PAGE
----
NICE CONSULTATION ON THE CONSIDERATION OF REAL-WORLD DATA AND REAL-WORLD EVIDENCE TO DRIVE DECISIONS: OUR THOUGHTS
About one month ago, the UK National Institute for Health and Care Excellence (NICE) finished consultation on a statement of intent outlining how they proposed to broaden the sources of data they use to develop guidance.
The data sources considered in the statement included the following:
‘real world data’, such as electronic health records
Vitaccess provided feedback on this. We were very pleased to see the statement of intent, and to see NICE once again at the forefront of thinking by health technology appraisal agencies. NICE’s openness reflected other significant gestures, such as the US Food and Drug Administration (FDA) under the 21st Century Cures Act.
However, we wished to have seen more discussion in the statement about data from mobile devices and patient-generated health data, and how they can form a key part of real-world evidence.
Vitaccess’ MyRealWorld® is a platform that lets patients record their experiences of diseases and treatments at convenient times and places. We designed our app by collaborating with patients, patient advocates, and medical professionals around the world.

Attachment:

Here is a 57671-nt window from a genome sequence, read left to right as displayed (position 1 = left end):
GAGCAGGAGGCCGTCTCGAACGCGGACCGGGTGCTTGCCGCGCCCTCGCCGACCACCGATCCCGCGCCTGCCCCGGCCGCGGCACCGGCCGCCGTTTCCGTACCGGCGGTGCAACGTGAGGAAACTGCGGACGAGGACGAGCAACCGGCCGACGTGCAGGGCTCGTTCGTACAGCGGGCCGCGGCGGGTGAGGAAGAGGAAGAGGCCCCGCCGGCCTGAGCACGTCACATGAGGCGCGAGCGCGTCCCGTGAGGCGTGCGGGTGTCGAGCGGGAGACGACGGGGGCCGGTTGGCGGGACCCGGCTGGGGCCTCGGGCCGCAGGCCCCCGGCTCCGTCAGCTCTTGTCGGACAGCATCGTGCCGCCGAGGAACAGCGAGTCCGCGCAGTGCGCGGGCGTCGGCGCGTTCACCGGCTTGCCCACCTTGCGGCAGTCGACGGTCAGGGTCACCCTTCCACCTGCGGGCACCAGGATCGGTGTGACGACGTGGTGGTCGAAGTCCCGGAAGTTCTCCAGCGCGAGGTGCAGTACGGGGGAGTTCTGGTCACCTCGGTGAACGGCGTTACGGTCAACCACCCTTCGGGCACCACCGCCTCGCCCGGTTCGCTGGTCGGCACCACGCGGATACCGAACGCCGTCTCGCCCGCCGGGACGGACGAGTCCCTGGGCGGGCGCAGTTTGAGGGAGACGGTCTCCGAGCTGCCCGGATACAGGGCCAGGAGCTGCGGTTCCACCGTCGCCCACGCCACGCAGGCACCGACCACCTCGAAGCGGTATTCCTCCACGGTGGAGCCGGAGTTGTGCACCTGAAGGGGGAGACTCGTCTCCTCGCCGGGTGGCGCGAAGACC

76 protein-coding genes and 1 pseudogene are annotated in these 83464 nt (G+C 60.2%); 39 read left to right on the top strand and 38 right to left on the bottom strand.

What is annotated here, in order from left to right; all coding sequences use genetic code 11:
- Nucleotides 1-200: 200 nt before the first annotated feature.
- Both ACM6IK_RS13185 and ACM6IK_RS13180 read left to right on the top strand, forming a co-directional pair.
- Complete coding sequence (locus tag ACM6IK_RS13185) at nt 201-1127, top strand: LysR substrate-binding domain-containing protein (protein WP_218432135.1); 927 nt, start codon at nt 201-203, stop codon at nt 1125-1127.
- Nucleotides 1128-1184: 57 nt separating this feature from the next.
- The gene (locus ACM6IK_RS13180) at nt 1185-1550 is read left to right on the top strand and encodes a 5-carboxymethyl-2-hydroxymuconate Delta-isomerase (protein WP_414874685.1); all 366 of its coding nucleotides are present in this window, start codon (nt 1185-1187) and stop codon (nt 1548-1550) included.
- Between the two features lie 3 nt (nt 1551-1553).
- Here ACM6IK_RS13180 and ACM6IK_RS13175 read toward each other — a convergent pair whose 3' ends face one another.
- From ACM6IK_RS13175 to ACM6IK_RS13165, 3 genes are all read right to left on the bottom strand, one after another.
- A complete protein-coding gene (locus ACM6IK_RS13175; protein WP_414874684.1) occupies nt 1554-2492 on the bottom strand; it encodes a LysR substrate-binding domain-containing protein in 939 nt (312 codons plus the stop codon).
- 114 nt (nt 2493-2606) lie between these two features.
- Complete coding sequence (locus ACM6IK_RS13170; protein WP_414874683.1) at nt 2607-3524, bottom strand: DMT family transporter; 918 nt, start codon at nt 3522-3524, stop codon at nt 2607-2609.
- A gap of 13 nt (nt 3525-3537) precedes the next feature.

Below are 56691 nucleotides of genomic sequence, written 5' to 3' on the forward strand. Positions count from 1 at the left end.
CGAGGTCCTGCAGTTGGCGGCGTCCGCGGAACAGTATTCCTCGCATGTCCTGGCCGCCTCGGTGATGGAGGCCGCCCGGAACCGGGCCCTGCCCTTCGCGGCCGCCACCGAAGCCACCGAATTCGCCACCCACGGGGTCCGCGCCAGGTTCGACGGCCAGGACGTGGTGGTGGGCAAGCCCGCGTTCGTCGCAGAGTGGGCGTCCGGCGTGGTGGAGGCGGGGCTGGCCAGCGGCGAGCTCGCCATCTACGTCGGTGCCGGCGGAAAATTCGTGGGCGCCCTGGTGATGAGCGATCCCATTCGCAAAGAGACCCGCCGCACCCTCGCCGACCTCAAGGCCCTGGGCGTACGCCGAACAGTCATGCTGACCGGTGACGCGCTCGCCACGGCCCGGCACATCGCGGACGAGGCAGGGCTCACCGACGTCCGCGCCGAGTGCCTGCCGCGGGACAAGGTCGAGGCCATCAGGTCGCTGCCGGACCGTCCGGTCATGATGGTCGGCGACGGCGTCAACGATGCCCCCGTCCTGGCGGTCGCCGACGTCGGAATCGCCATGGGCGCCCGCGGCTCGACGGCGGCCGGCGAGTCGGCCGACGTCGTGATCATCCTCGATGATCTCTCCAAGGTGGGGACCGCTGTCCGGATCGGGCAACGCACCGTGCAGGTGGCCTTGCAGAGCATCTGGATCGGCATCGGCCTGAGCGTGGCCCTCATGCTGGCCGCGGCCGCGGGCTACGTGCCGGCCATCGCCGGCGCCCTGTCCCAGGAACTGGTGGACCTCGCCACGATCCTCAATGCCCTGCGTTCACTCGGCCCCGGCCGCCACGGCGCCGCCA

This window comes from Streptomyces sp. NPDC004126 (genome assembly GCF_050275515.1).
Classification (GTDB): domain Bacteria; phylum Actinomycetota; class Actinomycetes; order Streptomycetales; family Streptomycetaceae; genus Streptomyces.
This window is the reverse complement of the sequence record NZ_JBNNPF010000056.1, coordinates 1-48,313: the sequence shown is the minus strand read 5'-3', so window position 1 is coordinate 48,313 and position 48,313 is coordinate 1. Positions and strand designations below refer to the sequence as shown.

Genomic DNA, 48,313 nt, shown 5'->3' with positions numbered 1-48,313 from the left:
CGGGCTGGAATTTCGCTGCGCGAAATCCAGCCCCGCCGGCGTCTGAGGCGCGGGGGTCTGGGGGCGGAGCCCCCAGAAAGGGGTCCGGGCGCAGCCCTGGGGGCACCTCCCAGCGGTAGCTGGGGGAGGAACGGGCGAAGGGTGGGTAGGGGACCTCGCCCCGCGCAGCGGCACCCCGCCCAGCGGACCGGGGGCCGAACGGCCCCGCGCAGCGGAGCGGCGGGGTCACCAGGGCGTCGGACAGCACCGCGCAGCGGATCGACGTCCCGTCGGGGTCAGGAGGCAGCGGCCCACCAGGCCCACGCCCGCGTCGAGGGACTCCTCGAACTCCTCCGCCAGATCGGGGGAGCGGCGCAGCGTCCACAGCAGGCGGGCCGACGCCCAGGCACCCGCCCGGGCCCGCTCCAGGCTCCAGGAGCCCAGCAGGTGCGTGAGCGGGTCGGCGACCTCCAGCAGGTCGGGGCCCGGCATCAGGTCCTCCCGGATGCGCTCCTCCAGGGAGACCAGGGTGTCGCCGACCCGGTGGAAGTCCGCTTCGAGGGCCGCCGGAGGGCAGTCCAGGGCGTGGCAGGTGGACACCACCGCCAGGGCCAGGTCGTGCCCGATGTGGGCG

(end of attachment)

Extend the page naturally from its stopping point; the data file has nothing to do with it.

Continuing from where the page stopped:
MyRealWorld® allows patients to take advantage of cutting-edge mobile technology to provide real-world evidence. The app thus gives patients a leading role in providing the information that helps researchers understand their disease and improve treatment. Researchers who wish to improve patients’ health outcomes need to hear about patient experiences directly from patients. We developed MyRealWorld® to make sure that happens.
We believe that NICE’s statement lacked a clearly articulated ambition for how the collection and use of patient- and caregiver-reported data from apps and mobile devices will be assessed by the organization. We believe it is critical that there is a rigorous methodological framework for such assessments. This should include scrutiny of the study methodologies behind the data, data sources, data quality, and more.
We anticipate that these details will appear in the methodological guidance to follow, but would like to see presentation of NICE’s positions on, e.g., participative study development, use of approved protocols, ethics approval and institutional review board or independent scientific executive board oversight, and participant information briefing and informed consent.
We see the ambition outlined by NICE clearly aligning with many other groups around the world, from regulators (e.g., the US FDA’s MyStudies app) to patient advocacy groups (e.g., the EURORDIS Rare 2030 project, which focuses within the context of rare diseases and needing new approaches to patient registries and data collection, and Innovative Medicines Initiative's GetReal Initiative).
These technologies represent a meaningful expansion in the ability not only to capture data otherwise unavailable, particularly in rare diseases, but to do so collaboratively with patients and caregivers. However, these data so generated must be robust, reliable, and credible. For this, methodological guidelines are needed, such as they exist with NICE across many domains of evidence and research.
By Casey Quinn